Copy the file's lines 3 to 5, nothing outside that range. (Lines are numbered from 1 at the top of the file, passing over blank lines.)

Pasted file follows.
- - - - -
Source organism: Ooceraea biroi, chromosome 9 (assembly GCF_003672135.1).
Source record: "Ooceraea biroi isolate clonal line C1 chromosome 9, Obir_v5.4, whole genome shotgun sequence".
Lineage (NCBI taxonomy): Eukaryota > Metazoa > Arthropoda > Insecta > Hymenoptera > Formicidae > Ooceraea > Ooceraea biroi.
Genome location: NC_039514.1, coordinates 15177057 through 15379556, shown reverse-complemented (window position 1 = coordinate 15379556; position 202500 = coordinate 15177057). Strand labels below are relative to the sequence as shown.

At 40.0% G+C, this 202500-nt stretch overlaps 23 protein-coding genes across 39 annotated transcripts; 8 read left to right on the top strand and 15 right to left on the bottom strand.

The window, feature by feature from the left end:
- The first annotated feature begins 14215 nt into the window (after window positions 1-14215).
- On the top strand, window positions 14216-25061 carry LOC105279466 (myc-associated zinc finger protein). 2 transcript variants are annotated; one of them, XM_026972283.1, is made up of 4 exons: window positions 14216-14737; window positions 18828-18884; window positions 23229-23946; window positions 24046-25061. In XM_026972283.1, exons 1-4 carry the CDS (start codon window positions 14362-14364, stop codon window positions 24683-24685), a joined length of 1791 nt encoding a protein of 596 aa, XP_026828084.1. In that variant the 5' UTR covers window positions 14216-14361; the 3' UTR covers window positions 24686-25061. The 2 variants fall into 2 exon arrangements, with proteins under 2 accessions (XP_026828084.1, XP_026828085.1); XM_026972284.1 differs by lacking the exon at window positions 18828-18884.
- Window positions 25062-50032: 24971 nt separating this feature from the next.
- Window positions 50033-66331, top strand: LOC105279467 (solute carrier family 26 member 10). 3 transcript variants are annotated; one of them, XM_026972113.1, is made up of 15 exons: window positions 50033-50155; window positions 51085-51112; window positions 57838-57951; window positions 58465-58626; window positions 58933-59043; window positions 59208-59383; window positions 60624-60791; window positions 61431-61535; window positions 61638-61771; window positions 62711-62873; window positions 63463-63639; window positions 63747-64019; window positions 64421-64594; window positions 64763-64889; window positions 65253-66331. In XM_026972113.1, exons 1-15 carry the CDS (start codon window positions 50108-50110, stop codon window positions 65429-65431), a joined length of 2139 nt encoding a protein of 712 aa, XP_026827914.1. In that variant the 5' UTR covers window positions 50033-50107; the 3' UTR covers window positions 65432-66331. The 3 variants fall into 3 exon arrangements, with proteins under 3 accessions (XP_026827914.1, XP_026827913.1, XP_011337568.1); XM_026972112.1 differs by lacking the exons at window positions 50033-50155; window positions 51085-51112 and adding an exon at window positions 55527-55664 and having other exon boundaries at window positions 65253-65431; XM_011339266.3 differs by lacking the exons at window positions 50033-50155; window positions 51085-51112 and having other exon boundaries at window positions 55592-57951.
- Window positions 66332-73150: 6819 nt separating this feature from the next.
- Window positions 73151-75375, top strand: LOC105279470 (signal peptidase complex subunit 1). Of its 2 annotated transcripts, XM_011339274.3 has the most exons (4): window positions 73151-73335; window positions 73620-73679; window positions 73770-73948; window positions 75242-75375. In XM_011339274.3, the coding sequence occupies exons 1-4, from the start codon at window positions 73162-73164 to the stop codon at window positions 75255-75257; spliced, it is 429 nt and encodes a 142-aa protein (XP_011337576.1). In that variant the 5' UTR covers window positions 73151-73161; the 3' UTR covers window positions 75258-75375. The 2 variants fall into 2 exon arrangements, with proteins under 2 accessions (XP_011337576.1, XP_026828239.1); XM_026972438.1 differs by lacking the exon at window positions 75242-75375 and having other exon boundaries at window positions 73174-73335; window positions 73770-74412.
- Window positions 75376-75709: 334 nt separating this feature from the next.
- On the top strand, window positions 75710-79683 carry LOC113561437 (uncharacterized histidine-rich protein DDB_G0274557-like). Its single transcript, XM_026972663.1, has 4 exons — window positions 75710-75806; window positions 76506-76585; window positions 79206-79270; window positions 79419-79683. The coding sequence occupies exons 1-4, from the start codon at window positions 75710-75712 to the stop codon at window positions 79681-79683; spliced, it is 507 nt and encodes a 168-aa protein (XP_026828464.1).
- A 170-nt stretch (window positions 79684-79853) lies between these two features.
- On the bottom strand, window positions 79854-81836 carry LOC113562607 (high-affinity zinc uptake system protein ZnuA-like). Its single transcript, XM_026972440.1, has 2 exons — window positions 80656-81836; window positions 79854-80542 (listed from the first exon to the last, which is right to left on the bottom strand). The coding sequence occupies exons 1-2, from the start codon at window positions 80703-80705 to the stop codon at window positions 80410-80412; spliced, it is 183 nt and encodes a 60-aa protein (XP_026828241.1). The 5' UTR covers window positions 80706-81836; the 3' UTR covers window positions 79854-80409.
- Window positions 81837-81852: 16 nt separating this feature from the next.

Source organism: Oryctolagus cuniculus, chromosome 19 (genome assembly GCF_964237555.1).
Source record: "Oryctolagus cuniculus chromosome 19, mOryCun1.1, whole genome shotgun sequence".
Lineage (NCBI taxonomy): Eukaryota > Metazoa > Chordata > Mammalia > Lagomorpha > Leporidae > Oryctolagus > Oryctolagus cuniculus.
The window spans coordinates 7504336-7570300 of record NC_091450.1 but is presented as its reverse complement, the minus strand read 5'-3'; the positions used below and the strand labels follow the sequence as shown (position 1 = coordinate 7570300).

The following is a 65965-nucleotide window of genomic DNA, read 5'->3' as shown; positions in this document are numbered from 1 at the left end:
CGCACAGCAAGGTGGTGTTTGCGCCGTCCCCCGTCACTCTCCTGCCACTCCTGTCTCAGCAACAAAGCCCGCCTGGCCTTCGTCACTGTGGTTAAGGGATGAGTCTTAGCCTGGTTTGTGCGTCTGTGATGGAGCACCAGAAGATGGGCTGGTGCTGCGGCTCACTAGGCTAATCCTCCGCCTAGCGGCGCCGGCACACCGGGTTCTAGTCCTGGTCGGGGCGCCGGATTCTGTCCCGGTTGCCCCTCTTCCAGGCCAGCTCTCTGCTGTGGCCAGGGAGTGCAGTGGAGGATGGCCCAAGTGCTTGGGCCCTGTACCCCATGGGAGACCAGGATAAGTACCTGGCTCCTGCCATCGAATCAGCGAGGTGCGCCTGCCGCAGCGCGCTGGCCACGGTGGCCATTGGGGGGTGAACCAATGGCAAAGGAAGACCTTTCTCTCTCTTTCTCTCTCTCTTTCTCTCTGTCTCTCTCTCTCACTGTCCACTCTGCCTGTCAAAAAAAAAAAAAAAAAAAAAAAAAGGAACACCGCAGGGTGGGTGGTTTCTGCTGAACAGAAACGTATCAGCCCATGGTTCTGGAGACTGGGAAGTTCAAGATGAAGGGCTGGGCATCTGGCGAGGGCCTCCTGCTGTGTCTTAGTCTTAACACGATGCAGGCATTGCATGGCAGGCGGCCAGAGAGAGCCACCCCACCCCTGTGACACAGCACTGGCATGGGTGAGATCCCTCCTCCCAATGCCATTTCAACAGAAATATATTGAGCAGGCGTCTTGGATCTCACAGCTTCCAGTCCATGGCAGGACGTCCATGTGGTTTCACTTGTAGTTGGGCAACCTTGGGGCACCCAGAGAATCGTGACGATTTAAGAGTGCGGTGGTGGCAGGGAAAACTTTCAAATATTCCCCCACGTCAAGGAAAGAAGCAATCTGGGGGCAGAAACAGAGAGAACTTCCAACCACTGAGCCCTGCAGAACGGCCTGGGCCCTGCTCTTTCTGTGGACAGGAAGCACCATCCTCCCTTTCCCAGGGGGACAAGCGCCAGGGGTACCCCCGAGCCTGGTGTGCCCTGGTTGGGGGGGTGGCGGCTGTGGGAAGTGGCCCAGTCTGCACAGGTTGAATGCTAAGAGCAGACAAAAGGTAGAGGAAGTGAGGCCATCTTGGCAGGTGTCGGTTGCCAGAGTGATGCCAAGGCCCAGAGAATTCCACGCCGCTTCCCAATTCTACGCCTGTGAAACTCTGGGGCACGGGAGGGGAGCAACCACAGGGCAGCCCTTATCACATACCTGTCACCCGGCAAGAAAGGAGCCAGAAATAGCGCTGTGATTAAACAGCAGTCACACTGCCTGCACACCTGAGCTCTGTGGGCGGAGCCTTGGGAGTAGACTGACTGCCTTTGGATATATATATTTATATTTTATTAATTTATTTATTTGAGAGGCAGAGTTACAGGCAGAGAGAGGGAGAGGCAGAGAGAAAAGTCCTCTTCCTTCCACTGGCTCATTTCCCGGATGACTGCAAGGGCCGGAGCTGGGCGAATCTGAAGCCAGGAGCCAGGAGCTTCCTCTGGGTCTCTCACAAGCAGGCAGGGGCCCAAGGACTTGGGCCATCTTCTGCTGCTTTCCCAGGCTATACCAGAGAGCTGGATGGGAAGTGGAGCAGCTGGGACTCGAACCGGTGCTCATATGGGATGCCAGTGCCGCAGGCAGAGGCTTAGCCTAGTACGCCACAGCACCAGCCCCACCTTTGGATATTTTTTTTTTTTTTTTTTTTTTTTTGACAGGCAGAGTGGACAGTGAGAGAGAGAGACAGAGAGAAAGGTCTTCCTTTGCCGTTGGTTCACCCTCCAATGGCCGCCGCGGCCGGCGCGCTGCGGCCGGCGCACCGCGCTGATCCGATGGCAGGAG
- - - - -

Lineage (NCBI taxonomy): Eukaryota > Metazoa > Arthropoda > Insecta > Hymenoptera > Formicidae > Ooceraea > Ooceraea biroi.
Genome location: NC_039514.1, coordinates 15177057 through 15379556, shown reverse-complemented (window position 1 = coordinate 15379556; position 202500 = coordinate 15177057). Strand labels below are relative to the sequence as shown.

At 40.0% G+C, this 202500-nt stretch overlaps 23 protein-coding genes across 39 annotated transcripts; 8 read left to right on the top strand and 15 right to left on the bottom strand.